Photo by You X Ventures on Unsplash
E-learning is experiencing a boom right now, due to the fact that the majority of the world has been stuck in their houses for most of 2020. Skill sharing sites in all sorts of interests and niches have grown, almost overnight, it seems. And along with that boom in educational sites comes the corresponding boom in individual tutors and creators.
If you yourself create e-learning courses, what does that mean for you?
Put simply, it means that you now have that much more competition.
In fact, you could be one of the new tutors or creators that have been inspired by recent events. Maybe it’s finally your time to buckle down and teach people about your passion.
Whatever your situation, the upshot is the same: you are competing with perhaps dozens of other creators with similar skills. And your audience won’t know your true value until they actually take your course.
Which begs the question: how do you attract an audience to your e-learning courses?
That’s where branding comes in.
Branding For E-Course Creators
You may not think that e-courses require branding the way other companies or creators might. After all, the main strength and merit of an e-course is the information that it contains. Right?
E-courses aren’t just about the information they teach, but about how they teach it. Just like all of us had our favorite teachers back in high school, the way the information is disseminated can be just as important as accuracy and practicality.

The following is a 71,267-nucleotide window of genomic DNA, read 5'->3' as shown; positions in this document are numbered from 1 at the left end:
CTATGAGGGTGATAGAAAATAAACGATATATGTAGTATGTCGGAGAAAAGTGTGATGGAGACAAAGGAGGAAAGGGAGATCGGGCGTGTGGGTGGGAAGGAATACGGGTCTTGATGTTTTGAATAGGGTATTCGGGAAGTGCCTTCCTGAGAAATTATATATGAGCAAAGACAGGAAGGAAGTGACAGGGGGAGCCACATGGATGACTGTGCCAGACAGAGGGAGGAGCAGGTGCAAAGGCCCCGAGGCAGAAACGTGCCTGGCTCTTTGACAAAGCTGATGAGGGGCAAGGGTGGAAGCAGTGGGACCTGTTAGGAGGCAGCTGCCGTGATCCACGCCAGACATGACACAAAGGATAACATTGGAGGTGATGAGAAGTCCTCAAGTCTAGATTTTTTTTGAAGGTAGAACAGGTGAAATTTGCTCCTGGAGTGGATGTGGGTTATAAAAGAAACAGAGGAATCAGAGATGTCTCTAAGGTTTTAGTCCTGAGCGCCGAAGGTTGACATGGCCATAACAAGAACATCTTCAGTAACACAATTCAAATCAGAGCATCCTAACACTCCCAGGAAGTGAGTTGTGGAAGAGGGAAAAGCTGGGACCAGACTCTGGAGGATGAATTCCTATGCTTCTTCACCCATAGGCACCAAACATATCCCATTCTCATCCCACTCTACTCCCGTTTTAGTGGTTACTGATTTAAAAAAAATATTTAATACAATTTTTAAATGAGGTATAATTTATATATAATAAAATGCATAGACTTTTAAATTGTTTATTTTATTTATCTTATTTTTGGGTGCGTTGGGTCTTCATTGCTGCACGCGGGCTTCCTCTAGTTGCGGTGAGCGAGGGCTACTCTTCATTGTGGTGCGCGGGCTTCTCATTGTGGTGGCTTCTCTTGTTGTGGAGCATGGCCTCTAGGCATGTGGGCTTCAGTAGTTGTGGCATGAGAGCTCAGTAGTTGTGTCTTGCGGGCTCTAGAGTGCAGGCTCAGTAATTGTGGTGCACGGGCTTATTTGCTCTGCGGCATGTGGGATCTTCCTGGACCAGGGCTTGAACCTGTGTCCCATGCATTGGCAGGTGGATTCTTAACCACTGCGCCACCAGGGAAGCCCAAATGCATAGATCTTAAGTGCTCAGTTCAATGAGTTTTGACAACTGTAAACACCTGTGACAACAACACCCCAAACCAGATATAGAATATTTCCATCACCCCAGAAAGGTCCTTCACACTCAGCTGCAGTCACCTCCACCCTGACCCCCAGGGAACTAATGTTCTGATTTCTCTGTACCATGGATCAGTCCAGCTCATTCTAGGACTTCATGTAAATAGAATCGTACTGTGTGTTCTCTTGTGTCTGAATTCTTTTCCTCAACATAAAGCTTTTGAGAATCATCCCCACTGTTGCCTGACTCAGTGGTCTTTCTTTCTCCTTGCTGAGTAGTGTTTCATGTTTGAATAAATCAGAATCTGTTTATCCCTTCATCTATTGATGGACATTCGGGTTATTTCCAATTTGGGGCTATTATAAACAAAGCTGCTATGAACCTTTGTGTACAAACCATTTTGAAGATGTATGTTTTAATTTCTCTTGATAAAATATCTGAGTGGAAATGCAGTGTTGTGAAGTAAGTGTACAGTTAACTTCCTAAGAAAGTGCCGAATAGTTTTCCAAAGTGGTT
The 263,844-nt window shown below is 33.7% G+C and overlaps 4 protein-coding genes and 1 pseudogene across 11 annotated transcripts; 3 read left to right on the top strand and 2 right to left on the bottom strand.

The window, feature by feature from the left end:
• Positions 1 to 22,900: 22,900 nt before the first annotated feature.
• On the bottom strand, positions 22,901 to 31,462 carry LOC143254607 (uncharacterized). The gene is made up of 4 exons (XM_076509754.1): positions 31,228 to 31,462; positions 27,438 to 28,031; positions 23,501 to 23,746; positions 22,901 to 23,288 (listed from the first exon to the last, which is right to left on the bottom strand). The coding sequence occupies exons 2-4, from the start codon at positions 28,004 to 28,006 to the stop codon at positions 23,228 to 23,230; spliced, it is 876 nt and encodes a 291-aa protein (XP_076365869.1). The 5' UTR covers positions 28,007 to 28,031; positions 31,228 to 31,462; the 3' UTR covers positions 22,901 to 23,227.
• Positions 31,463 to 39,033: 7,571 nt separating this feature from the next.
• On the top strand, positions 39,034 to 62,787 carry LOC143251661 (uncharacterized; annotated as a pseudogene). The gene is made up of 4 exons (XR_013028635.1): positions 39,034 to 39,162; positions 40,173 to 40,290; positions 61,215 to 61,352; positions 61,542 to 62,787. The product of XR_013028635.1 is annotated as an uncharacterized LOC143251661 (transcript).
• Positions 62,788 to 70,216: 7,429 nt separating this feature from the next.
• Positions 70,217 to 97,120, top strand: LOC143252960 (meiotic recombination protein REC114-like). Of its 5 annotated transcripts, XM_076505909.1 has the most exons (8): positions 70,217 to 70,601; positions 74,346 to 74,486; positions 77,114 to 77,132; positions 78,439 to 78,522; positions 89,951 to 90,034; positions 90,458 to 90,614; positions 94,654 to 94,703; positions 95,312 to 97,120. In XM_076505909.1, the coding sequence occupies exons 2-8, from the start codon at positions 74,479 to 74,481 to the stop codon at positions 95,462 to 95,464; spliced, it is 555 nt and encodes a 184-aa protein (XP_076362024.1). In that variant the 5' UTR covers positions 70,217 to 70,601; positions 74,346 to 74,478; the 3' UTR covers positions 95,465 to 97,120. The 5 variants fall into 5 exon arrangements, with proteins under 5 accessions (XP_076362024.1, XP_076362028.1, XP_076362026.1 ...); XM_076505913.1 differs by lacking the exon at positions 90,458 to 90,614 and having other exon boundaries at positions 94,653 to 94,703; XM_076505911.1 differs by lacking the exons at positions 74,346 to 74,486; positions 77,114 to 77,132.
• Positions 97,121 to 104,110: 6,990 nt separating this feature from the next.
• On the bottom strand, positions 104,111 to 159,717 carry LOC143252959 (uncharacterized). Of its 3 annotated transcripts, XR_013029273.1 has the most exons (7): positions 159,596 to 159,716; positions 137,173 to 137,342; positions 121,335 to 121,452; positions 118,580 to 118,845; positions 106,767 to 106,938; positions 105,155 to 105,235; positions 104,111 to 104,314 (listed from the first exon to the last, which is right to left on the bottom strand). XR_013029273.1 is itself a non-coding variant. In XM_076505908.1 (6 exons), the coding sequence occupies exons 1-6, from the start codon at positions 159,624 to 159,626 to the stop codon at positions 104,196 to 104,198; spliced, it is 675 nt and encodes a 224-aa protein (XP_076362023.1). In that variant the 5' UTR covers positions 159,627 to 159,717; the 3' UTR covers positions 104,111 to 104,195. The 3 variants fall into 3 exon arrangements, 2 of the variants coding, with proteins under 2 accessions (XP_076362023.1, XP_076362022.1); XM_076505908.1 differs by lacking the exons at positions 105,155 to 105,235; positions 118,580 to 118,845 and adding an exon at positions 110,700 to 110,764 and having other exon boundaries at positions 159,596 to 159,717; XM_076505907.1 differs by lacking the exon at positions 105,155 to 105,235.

Branding can be viewed as an extension of the teaching style.
What if you’re just a creator, rather than a teacher? You may create several courses and then hand them over to other individuals to bring their unique style to the coursework.
But your own personal style of educating is still important, and so you should build your brand around that regardless of whether you actually have contact with the students or not.
Of course, this doesn’t mean that accuracy and practicality aren’t important factors in creating an e-learning course, too. Apart from getting a teacher logo for branding, other factors like the following can also be incorporated into branding.
Make sure to include a “brand story” of sorts in your marketing materials, personal website, or biography section on your e-learning site. Include elements such as: